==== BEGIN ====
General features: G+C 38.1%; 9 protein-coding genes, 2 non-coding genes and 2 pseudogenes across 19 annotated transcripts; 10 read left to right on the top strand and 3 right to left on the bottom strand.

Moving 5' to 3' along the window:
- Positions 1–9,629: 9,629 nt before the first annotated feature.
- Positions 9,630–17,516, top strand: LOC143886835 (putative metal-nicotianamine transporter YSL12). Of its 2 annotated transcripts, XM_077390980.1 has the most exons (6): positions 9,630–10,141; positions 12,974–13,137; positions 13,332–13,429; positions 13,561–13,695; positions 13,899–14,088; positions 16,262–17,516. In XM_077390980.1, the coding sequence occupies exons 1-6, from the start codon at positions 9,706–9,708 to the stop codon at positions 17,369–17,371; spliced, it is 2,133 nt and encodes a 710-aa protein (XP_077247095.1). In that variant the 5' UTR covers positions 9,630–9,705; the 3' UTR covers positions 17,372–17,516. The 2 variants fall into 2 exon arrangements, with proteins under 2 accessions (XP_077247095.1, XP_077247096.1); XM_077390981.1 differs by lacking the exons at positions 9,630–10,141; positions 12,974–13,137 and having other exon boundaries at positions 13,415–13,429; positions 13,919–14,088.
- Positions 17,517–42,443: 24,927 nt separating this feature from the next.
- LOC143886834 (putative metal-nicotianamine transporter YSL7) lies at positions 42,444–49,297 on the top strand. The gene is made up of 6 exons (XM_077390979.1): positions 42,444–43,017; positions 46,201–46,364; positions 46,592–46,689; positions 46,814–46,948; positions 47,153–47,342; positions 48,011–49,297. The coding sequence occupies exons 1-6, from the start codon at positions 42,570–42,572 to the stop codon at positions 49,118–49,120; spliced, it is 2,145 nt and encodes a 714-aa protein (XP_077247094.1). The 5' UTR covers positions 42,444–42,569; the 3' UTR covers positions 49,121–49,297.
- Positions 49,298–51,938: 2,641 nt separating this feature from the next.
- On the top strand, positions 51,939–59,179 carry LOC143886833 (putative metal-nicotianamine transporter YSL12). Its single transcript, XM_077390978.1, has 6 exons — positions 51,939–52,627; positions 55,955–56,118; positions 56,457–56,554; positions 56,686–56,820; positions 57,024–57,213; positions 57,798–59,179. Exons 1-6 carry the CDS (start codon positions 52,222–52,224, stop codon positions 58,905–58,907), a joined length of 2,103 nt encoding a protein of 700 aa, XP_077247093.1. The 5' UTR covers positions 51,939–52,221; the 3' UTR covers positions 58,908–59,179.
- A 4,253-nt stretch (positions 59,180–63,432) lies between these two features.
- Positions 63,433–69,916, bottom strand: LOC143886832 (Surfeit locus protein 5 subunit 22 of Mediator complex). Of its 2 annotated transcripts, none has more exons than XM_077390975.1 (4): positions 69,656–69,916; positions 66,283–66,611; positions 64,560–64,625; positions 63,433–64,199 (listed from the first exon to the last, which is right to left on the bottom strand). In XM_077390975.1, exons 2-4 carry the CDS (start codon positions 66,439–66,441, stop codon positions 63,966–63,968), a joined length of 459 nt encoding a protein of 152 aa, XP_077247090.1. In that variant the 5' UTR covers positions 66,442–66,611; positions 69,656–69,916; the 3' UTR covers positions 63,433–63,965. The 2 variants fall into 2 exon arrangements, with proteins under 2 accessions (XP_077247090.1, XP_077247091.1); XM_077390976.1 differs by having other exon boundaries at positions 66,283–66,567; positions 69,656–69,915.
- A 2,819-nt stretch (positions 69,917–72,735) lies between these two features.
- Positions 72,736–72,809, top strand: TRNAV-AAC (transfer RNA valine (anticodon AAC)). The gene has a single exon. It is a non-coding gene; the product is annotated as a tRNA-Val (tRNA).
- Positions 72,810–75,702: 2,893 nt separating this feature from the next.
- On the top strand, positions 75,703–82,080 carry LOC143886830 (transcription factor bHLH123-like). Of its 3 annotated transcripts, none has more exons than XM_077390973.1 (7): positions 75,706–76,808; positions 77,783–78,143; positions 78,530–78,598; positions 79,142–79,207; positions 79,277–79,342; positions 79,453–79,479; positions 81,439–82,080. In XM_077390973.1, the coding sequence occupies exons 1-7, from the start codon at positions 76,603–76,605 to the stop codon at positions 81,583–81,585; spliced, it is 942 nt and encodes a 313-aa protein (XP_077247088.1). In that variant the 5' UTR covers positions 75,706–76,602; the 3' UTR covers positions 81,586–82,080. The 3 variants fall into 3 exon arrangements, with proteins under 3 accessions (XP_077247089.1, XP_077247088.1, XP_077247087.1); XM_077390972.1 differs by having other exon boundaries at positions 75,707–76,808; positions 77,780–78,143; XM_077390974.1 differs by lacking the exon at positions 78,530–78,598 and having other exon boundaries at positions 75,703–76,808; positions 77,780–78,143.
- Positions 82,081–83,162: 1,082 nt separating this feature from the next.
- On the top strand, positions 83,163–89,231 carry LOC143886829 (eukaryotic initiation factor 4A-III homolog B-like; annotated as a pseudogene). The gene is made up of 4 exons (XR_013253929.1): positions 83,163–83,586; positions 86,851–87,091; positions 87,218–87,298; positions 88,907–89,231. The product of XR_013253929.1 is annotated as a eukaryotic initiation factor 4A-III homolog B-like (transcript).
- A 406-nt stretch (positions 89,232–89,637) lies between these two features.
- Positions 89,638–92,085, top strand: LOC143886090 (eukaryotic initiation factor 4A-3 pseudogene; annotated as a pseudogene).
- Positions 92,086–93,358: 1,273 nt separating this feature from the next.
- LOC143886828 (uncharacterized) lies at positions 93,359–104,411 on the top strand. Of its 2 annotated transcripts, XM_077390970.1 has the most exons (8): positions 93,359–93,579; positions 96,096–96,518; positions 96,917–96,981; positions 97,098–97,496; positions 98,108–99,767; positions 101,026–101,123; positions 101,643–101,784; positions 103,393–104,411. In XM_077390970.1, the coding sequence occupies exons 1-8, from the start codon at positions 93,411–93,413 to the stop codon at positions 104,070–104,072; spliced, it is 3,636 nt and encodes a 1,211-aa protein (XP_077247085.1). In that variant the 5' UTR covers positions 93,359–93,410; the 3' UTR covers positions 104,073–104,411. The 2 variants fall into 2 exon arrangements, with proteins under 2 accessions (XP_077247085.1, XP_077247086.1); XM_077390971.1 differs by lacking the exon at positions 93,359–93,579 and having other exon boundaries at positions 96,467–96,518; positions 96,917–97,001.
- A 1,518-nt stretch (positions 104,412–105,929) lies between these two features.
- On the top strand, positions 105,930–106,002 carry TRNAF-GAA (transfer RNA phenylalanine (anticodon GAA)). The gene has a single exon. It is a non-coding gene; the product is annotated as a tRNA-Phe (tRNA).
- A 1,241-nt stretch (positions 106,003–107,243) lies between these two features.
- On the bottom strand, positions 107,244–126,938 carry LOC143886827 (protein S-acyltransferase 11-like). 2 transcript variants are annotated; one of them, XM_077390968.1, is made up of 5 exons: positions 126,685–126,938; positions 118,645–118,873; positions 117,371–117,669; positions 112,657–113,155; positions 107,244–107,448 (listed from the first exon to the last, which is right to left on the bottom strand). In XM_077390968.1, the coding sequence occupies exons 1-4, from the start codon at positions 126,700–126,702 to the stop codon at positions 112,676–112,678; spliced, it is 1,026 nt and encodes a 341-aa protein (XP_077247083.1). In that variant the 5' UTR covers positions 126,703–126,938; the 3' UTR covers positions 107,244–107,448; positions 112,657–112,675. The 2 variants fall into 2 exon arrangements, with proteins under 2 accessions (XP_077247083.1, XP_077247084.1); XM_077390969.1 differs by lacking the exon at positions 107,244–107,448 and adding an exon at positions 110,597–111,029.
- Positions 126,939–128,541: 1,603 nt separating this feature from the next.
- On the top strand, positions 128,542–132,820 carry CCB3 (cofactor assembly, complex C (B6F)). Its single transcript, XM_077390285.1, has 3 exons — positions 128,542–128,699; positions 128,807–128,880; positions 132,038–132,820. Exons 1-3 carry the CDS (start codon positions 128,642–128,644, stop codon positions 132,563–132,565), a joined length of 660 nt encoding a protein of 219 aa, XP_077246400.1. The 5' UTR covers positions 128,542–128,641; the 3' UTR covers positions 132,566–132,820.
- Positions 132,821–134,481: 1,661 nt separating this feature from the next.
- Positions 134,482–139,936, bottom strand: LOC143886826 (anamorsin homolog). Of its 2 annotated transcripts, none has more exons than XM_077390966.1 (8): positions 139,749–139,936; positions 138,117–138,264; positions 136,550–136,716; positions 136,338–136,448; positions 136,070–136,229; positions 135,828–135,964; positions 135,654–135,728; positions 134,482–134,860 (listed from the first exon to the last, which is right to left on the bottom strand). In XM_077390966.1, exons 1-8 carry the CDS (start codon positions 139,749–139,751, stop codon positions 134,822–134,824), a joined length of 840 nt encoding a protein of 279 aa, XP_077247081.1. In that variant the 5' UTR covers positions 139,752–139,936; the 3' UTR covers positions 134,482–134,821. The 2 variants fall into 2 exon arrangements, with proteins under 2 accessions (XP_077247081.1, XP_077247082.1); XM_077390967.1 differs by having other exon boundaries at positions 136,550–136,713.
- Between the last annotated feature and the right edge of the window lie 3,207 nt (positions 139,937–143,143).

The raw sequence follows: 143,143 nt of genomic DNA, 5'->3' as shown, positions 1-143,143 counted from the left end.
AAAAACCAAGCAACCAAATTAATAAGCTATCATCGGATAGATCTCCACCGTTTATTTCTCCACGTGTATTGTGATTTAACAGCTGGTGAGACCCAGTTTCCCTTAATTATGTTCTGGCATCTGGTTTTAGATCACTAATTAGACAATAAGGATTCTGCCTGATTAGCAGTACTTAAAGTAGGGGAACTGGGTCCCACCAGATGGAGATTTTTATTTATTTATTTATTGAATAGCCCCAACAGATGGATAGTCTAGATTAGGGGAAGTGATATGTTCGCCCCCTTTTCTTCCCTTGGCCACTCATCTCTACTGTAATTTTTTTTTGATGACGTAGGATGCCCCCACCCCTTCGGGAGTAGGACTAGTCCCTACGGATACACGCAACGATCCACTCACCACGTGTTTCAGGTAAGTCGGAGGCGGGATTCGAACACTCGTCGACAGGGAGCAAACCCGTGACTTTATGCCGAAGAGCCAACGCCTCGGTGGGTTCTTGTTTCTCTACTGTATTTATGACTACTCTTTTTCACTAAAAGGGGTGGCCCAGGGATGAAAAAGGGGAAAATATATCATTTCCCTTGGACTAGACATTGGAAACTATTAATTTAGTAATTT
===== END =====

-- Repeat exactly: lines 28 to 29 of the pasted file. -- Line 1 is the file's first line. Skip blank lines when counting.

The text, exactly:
- Positions 134,482–139,936, bottom strand: LOC143886826 (anamorsin homolog). Of its 2 annotated transcripts, none has more exons than XM_077390966.1 (8): positions 139,749–139,936; positions 138,117–138,264; positions 136,550–136,716; positions 136,338–136,448; positions 136,070–136,229; positions 135,828–135,964; positions 135,654–135,728; positions 134,482–134,860 (listed from the first exon to the last, which is right to left on the bottom strand). In XM_077390966.1, exons 1-8 carry the CDS (start codon positions 139,749–139,751, stop codon positions 134,822–134,824), a joined length of 840 nt encoding a protein of 279 aa, XP_077247081.1. In that variant the 5' UTR covers positions 139,752–139,936; the 3' UTR covers positions 134,482–134,821. The 2 variants fall into 2 exon arrangements, with proteins under 2 accessions (XP_077247081.1, XP_077247082.1); XM_077390967.1 differs by having other exon boundaries at positions 136,550–136,713.
- Between the last annotated feature and the right edge of the window lie 3,207 nt (positions 139,937–143,143).